Extra Virgin February 09 - Antilove
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environmentSA Among the Best of the Worst

With economists forecasting all shades of doom and gloom for 2009, the last thing we need is for a bunch of Americans with thick glasses to brandish a new study that finds Sub-Saharan Africa is earth’s least economically free region. But, contested as it may be, the Index of Economic Freedom has published its result for 2009 South Africa has, promisingly, climbed a few places.

"When institutions protect the liberty of individuals, greater prosperity results for all." Economist Adam Smith formed this theory in his influential work, The Wealth of Nations, in 1776. In 2009, his theory is measured – and proven – in the Index of Economic Freedom, an annual guide published by The Wall Street Journal and The Heritage Foundation. The news for South Africa and its fellow Sub-Saharan African countries is bittersweet.

It may be a list compiled by US analysts using Western criteria, but the results are revealing nonetheless. Sub-Saharan Africa finished last in eight of the 10 components of economic freedom measured in the 2009.

South Africa's own economic freedom score is 63.8 (on 100-point scale in which a higher score represents greater freedom), making its economy the 61st freest in the 2009 Index. Its score is 0.4 point better than last year, reflecting improvements in four of the 10 economic freedoms. South Africa is ranked 3rd out of 46 countries in the Sub-Saharan Africa region, and its overall score is higher than the world average.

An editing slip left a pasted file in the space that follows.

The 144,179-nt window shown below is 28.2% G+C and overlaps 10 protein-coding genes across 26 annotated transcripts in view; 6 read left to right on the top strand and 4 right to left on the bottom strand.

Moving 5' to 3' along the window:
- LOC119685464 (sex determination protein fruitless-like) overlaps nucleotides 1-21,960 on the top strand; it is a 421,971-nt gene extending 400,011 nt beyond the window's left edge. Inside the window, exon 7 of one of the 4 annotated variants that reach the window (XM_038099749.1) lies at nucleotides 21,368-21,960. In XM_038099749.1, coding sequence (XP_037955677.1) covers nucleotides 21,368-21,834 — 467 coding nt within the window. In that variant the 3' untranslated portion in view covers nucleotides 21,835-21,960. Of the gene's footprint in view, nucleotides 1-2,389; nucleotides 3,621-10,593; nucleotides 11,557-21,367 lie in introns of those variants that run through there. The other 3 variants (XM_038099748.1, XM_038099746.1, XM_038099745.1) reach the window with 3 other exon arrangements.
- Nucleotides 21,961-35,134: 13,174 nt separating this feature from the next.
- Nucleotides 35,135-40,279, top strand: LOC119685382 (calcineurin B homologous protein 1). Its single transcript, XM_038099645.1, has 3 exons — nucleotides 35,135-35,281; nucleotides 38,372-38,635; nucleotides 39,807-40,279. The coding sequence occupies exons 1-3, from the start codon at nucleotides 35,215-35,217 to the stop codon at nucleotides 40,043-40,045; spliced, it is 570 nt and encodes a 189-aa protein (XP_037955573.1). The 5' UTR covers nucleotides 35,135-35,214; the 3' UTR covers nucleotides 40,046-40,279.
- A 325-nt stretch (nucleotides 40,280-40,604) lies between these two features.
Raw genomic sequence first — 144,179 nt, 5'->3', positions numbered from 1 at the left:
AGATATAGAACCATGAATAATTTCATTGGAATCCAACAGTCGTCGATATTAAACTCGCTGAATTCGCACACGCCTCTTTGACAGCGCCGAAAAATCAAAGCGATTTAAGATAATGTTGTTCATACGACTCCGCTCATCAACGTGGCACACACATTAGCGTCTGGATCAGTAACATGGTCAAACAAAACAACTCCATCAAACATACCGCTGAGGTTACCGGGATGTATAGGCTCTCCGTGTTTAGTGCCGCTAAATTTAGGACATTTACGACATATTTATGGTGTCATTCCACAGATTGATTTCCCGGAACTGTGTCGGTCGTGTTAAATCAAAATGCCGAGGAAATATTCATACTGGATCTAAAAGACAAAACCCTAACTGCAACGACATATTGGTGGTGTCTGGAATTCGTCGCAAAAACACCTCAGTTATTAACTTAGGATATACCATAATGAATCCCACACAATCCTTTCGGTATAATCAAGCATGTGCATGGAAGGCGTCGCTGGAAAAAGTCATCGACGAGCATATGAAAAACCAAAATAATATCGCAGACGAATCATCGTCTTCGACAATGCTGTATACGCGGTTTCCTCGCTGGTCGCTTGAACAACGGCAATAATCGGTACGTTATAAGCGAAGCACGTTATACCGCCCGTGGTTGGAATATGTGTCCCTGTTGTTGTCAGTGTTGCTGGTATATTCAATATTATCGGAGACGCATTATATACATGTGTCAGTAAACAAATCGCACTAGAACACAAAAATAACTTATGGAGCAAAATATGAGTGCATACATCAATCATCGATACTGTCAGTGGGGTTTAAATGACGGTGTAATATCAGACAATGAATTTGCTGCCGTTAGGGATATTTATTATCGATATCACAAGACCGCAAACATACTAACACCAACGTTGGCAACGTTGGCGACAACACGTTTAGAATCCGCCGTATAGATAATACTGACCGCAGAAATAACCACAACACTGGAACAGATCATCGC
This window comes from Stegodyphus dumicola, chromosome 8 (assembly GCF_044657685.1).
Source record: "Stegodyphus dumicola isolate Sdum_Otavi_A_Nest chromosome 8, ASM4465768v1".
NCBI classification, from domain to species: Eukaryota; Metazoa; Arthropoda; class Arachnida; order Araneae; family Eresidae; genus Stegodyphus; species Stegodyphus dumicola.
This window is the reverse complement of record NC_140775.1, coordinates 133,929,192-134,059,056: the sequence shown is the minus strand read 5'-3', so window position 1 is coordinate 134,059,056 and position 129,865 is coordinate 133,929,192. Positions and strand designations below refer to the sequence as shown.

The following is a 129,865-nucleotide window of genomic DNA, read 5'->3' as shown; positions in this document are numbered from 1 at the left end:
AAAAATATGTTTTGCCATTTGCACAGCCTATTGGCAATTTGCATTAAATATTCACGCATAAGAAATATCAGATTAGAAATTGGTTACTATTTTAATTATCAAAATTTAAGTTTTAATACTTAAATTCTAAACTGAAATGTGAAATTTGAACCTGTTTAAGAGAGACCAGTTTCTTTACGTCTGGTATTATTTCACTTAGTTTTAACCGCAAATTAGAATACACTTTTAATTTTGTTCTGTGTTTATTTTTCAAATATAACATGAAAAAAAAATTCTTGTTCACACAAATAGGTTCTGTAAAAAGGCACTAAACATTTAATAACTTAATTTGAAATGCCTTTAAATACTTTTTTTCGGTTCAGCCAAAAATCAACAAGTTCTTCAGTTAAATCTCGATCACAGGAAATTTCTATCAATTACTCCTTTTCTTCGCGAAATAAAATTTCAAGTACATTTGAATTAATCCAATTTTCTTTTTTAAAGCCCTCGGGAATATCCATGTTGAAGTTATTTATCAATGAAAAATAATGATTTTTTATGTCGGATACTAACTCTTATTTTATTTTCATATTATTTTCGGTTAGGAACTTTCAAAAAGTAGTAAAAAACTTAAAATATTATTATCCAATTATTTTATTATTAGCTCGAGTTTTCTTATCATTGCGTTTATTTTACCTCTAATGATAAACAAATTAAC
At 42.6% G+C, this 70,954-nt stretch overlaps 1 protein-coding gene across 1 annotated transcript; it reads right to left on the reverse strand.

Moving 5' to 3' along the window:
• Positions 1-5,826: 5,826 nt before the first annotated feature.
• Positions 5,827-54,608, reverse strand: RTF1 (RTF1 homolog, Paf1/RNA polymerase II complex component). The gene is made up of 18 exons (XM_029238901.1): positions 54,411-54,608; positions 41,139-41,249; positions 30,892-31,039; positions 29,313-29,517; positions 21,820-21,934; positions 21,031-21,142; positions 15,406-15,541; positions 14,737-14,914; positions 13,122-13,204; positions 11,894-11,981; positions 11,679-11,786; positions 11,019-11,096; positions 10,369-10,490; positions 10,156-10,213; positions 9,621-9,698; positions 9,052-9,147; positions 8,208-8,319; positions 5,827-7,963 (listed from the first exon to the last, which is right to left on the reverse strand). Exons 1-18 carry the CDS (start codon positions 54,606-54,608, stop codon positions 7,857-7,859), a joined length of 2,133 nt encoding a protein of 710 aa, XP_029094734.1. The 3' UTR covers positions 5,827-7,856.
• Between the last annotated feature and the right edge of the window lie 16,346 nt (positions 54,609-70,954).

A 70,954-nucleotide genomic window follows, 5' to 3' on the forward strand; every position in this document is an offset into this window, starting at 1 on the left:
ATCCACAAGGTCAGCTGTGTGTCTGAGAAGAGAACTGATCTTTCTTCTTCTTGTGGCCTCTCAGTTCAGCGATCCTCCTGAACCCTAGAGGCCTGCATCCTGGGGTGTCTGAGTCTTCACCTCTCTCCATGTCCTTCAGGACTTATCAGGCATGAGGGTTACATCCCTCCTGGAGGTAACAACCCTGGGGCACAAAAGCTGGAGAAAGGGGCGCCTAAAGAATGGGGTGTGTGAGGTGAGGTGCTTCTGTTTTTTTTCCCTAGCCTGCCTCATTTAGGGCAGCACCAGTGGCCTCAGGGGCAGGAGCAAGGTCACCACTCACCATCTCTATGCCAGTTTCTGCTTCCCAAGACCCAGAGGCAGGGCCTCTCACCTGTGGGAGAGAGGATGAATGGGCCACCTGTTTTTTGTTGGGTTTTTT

The new report pegs the region's overall level of economic freedom at 53.1. That's significantly below the world average of 59.5, making Sub-Saharan Africa the world's lowest-scoring region for economic freedom. This matters because the Index shows a direct correlation between economic freedom and prosperity. Countries with higher levels of freedom tend to have higher GDP per capita.

The Index rated most nations in the region either "mostly unfree" or "repressed." "In Sub-Saharan Africa there are only distinctions among less free economies," the editors wrote.

Still, there are positive signs. Mauritius (18th globally) remains among the world's 20 freest economies, finishing 10 points or more above the global average in eight of the economic freedoms measured by the index. Botswana remains the region's second freest economy, followed by South Africa and Uganda.

At the other end of the spectrum is Zimbabwe. Under the misrule of Robert Mugabe, it suffered the world's greatest loss of economic freedom. The Index now rates that nation below the world average on each of its 10 components of economic freedom. Fifteen other economies in the region are also rated as "repressed," leaving Sub-Saharan Africa's "overall level of economic freedom weaker than that of any other region," the editors wrote.

See www.heritage.org for a full report.






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